Inner City Redevelopment
The inner city in many areas is being redeveloped. Young adults are moving back to the inner city as they are close to work places and places of entertainment. The areas are being smartened up and redeveloped with upmarket apartments for young professionals. In 1999 the labour government launched NEW DEAL FOR COMMUNITIES to help inner city areas that were stuggling. it identified 39 of the most run down areas in the country. Local communities were then involved in helping find the solutions for those areas. Hulme in inner city Manchester were part of this as the local community was invlolved in deciding what they wanted for the area.
Aston in inner city Birmingham was one of the 39 areas. The scheme that was set up was called Aston Pride. This scheme covered 3 areas: Health and regeneration - £400,000 was spent setting up the Aston Pride Community health Centre (more people fell mentally ill because of the lack of jobs, and leaflets were printed in different languages). Employment and business - local young people were given help to find work through work experience and a guidance team. Lifelong learning - broadband centre was set up to give local people internet access.
Rebranding took placeof parts of Birmingham that have a bad image. People don't want to live in these areas and companies don't want to move there. Rebranding gives places a new image so that it attracts development and employment, therefore it leads to success. An example of this is Eastside in Birmingham. The area is being rebranded as a Learning and Technology Quarter. This is because colleges and universities are located there. New leisure and cultural attractions such as new parks were bullt as well as a revitilised canal side areas including new housing. This is to attract new businesses and promote employment.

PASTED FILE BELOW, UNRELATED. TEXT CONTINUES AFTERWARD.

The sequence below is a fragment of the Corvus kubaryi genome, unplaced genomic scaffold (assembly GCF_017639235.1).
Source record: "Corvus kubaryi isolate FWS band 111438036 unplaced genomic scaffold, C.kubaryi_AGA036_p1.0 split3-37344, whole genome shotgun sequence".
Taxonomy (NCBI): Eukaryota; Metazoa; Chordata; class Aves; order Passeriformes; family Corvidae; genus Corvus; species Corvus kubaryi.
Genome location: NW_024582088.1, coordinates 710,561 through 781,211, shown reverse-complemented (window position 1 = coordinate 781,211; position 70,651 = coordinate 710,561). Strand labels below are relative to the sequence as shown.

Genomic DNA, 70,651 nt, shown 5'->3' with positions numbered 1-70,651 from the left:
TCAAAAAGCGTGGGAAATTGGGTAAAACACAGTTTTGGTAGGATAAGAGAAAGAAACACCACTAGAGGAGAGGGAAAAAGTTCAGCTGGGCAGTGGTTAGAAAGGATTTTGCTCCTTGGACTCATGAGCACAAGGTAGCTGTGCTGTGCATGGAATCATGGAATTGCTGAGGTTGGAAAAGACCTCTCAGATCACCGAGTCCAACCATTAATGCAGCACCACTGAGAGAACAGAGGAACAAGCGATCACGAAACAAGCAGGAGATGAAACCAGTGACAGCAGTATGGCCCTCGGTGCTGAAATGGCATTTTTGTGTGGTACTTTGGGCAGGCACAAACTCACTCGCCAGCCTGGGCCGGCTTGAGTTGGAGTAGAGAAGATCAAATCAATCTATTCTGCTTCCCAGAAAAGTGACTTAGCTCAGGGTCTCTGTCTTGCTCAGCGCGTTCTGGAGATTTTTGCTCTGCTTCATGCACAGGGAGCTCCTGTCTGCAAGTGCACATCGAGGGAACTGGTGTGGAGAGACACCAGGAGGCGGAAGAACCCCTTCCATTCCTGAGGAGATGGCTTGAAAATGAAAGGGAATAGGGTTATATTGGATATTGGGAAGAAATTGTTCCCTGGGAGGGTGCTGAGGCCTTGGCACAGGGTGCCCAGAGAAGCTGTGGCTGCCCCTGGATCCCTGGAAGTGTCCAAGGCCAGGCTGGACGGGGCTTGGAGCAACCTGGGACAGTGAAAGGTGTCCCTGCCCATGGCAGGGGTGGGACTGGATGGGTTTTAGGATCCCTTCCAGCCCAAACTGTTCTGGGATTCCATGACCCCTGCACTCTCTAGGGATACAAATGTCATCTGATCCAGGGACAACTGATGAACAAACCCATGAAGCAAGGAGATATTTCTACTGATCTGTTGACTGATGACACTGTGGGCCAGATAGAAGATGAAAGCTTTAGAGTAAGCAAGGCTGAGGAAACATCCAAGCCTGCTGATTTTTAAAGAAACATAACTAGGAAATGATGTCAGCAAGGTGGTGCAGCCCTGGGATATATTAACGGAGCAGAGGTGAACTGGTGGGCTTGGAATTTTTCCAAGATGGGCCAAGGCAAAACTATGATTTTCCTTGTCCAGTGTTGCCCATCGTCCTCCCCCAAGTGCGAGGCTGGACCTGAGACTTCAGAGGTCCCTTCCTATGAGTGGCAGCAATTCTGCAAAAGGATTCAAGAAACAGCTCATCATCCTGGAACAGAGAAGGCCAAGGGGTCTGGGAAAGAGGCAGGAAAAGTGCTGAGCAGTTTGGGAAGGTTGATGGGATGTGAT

Improving The CBD
Birmingham was a major maunfacturing centre in the UK. The factories are now shut down as they could not complete the competition form abroad with cheaper goods from abroad and online shopping. This had a big effect on the CBD and the local economy. The CBD went into decline as people had less money to spend.
The Bullring is a building in the CBD of Birmingham that stands out. It was decided that this would be regenerated as it was a vital part of improving the CBD. The Bullring was redeveloped and reopened in 2003. When redesigning the building consideration went into attracting people to the centre.
Brindley Place is an area of old warehouses. £400 million has turned it into an area of apartments, offices, hotels, restaurants and cafes. There are visitor attractions close by including a sea life centre. Traditional shopping areas have been pedestrianised and buildings have been restored. The CBD has been brought back to life. The Physical environment has been improved so people want to live there and businessess want to go there. This means money is being made and continues to be invested in further improvements including regeneration of New Street Railway Station.